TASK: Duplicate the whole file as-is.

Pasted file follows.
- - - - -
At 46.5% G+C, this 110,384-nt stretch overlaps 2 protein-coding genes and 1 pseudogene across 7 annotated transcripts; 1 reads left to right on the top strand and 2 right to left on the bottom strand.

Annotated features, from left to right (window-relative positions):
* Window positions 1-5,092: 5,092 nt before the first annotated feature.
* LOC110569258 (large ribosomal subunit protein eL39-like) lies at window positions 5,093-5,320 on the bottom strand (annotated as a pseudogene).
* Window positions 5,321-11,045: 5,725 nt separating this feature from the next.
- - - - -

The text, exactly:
At 46.5% G+C, this 110,384-nt stretch overlaps 2 protein-coding genes and 1 pseudogene across 7 annotated transcripts; 1 reads left to right on the top strand and 2 right to left on the bottom strand.

Annotated features, from left to right (window-relative positions):
* Window positions 1-5,092: 5,092 nt before the first annotated feature.
* LOC110569258 (large ribosomal subunit protein eL39-like) lies at window positions 5,093-5,320 on the bottom strand (annotated as a pseudogene).
* Window positions 5,321-11,045: 5,725 nt separating this feature from the next.